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10 Lethal Special Operations Units From Around the World

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Special operations forces are the most highly disciplined, mission-capable, and formidable units in the world. They go through rigorous selection processes and training in order to conduct unconventional warfare tasks that are beyond the means of standard military forces.

The truth is, the world may never know exactly what these teams have accomplished, but their public records contain enough to earn global respect. In no particular order, these are ten lethal special operations units from around the world.

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10. China’s Snow Leopard Commando Unit

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Formerly known as the Snow Wolf Commando Unit, named for the tenacity of arctic wolves and their ability to survive in harsh conditions, this is a specops unit of the People’s Republic of China. At their inception, they spent five years training in secret to conduct counter-terrorism, riot control, anti-hijacking, and bomb disposal for the 2008 Summer Olympics in Beijing.

They’ve trained alongside Russian special task force units during joint anti-terror exercises with the primary mission of maintaining peace and stability.

The unit prides itself on the speed and accuracy of their marksmanship, their strength and stamina, and their spirit of self-sacrifice. Each recruit must serve in the People’s Armed Police for 1-2 years before undergoing physical and psychological tests. Perhaps where they excel the most is in martial arts and close quarter battles, but their sniper squadron shouldn’t be discounted.

Moving on, the next group made the news when one of their operators drowned an ISIS terrorist in a puddle. Yeah. Let’s talk about:

9. Britain’s Special Boat Service

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SBS with U.S. Delta Force at the Battle of Tora Bora

“Not by strength, by guile” is the motto of the Royal Navy’s Special Boat Service, one of the United Kingdom’s most secretive and elite military units.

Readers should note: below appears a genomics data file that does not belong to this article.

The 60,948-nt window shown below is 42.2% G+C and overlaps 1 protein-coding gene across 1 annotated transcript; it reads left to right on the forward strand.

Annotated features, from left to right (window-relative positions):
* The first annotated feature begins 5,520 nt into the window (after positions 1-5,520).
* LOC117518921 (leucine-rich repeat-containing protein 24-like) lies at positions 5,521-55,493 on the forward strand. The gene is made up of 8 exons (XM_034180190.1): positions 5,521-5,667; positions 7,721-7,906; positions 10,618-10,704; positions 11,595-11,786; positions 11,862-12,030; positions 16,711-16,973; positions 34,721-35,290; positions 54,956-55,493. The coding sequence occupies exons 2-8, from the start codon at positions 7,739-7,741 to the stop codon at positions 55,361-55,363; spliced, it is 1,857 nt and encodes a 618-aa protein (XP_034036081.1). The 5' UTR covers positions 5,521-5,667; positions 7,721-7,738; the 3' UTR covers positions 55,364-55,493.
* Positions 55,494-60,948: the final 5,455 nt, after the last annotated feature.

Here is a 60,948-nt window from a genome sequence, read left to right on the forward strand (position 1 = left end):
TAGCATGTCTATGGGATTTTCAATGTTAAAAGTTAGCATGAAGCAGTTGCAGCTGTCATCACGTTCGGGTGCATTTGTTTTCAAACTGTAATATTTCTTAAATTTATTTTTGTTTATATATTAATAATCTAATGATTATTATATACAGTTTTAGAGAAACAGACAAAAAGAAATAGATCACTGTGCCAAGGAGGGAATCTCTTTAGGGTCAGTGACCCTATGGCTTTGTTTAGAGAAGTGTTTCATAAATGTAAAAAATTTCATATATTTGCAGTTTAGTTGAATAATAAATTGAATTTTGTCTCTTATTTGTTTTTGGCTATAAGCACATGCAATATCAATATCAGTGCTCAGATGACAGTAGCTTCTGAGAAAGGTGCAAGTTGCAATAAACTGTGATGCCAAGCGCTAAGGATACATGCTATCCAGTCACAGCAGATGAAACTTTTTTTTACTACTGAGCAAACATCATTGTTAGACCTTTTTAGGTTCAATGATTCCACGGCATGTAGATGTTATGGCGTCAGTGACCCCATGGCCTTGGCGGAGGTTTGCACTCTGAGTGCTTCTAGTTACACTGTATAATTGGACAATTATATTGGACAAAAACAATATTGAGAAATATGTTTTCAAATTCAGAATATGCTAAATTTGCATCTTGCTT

The SBS is the UK’s equivalent of the US Navy SEALs. The selection process for the elite team has a 90% failure rate and includes a grueling 4-week endurance test that grows increasingly more challenging and concludes with a 40 kilometer march — that’s 24.8 miles for my fellow Yankees — which must be completed in under 20 hours.

And that’s just Stage 2 of training.

Graduates will master weapons handling, jungle training, complex fighting, and combat survival before they are officially inducted into the elite unit.

Born out of World War II, today, the SBS remains one of the most well-respected units in the world. Since 9/11, the Special Boat Service has been deployed against Al Qaeda, ISIS, and the Taliban, as well as on rescue missions around the globe, including in Sierra Leone and Libya.

8. Polish GROM

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Soldier in the Polish Naval Special Forces Unit GROM during NATO exercise Trident Juncture 15. (Polish SOF, Lisbon)

GROM is an acronym that loosely translates to the Group for Operational Maneuvering Response.

More poignantly, however, grom means “thunder” in Polish. It’s a unit that can trace its lineage to the exiled Polish paratroopers of World War II known as “the Silent Unseen.” 315 men — and one woman — trained for months in Great Britain before jumping into occupied Poland to oppose the Nazi hold there.

In 1990, the GROM unit was organized after Operation Bridge, a mission to help Soviet Jews enter Israel. Intelligence reports indicated a significant Hezbollah threat in the area of operations, so the elite counter-terrorist force was approved. It remained a secret from the public until 1994, when they deployed to Haiti for Operation Restore Democracy.

GROM performs rescue operations, including hostage recovery, as well as counter-insurgency missions. They have extensive weapons and medical expertise and have mastered a variety of military disciplines, including parachuting, amphibious insertion, diving, pyrotechnics, and vehicle handling.

Whether fighting terrorists or war criminals, GROM more than lives up to its name.

7. The Special Services Group in Pakistan

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Pakistan Special Services Group. (Photo by Wikipedia user Hbtila)

Business Insider reported that training for the Pakistani Special Services Group requires a 36-mile march done in 12 hours and a five-mile run in full kit in 20 minutes — if that’s true… then holy s***.

Created to combat terrorism, extremism, and separatism, SSG training consists of grueling physical conditioning, airborne school, a 25-week commando course, and hand-to-hand combat training. Reportedly, only 5% of recruits complete the rigorous training.